Adelson describes the Chapman Stick as a crayon in a color that far fewer people have seen or played with.

“When I was young, I had an eight-count box of crayons,” Adelson says. “My friend had 64 crayons with a sharpener. It is like that. There is no limit to this. Plus, it has no history so I have been fortunate to be one of the instructors and I have written method books on how to play it. So I am part of the new history.”

Adelson adds that while there are millions of guitar players around the world, Chapman Stick players are a rare breed. This is due to a couple of different reasons. For starters, Chapman’s Stick Enterprises is the only company that manufactures the instrument.

“Only one person makes it and he only makes about three or four hundred each year,” Adelson explains. “He has made 8,000 instruments in almost 50 years. That is not a lot. They have sold 8,000 guitars this morning alone at Guitar Center.”

Moreover, Chapman Sticks are extremely expensive, with prices starting at $2,000.

Exploring the Creative Part

Prior to moving to Arizona two years ago, Adelson owned a guitar school in New York where he taught both the guitar and the Chapman Stick. During a trip to Phoenix, he visited Musical Instrument Museum and was surprised to discover that the Chapman Stick was not represented among its vast collection.

He then helped the museum incorporate the instrument into its collection alongside innovative inventions like Adolph Sax’s saxophone and John Philip Sousa’s sousaphone. He also invited Chapman himself to join him for a clinic and concert at the museum.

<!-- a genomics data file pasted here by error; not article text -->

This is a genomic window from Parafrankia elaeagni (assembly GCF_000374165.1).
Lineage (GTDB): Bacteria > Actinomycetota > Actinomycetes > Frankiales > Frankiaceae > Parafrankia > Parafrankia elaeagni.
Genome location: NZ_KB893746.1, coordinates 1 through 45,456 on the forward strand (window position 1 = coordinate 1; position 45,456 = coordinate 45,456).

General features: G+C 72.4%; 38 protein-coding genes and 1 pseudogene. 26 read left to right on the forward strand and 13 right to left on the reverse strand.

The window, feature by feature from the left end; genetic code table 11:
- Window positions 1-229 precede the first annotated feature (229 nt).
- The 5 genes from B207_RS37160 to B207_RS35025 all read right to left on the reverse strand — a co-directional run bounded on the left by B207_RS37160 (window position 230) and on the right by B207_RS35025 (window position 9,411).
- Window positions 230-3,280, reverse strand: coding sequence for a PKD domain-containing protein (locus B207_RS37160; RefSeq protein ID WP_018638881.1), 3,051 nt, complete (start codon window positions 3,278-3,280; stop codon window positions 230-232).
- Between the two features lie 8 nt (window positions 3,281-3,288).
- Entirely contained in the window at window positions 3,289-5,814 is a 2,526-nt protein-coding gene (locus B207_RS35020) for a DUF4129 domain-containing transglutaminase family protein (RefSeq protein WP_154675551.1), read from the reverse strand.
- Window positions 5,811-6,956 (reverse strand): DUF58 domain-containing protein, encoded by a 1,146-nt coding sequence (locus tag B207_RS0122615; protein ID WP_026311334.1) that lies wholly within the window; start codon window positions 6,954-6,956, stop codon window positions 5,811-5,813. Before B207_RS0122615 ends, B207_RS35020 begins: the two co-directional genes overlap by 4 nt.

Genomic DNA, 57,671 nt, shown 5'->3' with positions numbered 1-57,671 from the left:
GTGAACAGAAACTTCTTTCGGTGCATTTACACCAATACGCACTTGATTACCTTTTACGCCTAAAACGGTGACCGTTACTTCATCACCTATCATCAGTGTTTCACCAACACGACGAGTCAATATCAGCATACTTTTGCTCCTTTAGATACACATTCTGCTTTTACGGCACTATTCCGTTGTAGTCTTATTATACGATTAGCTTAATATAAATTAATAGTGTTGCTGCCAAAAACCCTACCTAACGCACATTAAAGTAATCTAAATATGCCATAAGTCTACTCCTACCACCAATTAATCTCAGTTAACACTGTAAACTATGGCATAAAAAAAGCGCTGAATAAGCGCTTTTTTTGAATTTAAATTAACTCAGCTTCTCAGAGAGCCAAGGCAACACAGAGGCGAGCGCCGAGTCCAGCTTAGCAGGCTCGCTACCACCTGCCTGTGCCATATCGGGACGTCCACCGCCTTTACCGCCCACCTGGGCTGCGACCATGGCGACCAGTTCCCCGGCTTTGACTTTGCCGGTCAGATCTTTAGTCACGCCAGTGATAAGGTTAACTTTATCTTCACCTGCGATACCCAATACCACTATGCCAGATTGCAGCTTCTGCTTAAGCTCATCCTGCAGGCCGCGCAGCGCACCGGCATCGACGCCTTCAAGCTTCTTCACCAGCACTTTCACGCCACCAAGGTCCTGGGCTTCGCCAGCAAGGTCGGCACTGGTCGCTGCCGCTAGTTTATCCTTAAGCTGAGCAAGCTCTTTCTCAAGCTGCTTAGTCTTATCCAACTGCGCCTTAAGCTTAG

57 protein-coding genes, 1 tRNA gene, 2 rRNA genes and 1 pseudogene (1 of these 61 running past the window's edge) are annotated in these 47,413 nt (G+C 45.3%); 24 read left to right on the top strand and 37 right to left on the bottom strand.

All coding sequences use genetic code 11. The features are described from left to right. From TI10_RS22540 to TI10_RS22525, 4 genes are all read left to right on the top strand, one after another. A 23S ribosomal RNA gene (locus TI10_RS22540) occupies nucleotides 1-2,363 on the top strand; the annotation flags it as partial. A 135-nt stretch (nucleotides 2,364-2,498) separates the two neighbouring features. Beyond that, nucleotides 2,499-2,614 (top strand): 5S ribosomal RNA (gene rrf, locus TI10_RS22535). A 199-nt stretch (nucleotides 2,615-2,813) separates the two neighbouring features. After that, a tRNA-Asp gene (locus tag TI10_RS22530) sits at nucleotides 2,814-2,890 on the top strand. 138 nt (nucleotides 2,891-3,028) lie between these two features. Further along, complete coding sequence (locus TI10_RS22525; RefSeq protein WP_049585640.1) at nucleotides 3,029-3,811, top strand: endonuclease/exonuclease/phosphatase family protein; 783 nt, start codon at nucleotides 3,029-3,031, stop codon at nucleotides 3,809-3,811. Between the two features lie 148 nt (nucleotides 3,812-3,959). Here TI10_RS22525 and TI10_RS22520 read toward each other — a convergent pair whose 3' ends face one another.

Since then, Adelson has continued working to expose more people — both musicians and audience members — to the Chapman Stick through performances and clinics all around the world. He also offers lessons via Skype from the cozy casita behind his gorgeous Anthem Country Club home.

Noting that his upcoming performances include Oct. 7 at Sacred Ground Jazz Coffeehouse and Nov. 16 at Musical Instrument Museum, Adelson says that being part of the Chapman Stick’s evolution and exposure has been one of the greatest gratifications of his entire life.

“It has given me a purpose for my brain,” he explains. “We all look for things to do, whether it is traveling or expanding your mind. Some people are content just watching TV. I like to travel and see other parts of the world and other cultures. It makes me a better person. So I do not mind practicing 3–5 hours each day because I am exploring the creative part of me.

“Most people do not have that outlet. I am very fortunate because, while playing the [Chapman] Stick, I have gotten to talk with people in the Czech Republic, Germany and Japan. It is cool to sit with people after a show — maybe just as a tourist — and get a different perspective.

“I find that, whether I am living in New York or here, a lot of people live in their own little environment. I think that you can make better decisions if you are more worldly. So this is giving me an opportunity to — even on Skype — talk to people in Hong Kong and Australia and get a different perspective.

“The playing itself gets my creative mind going. The outreach to other communities and other cultures has made me grow as a person.”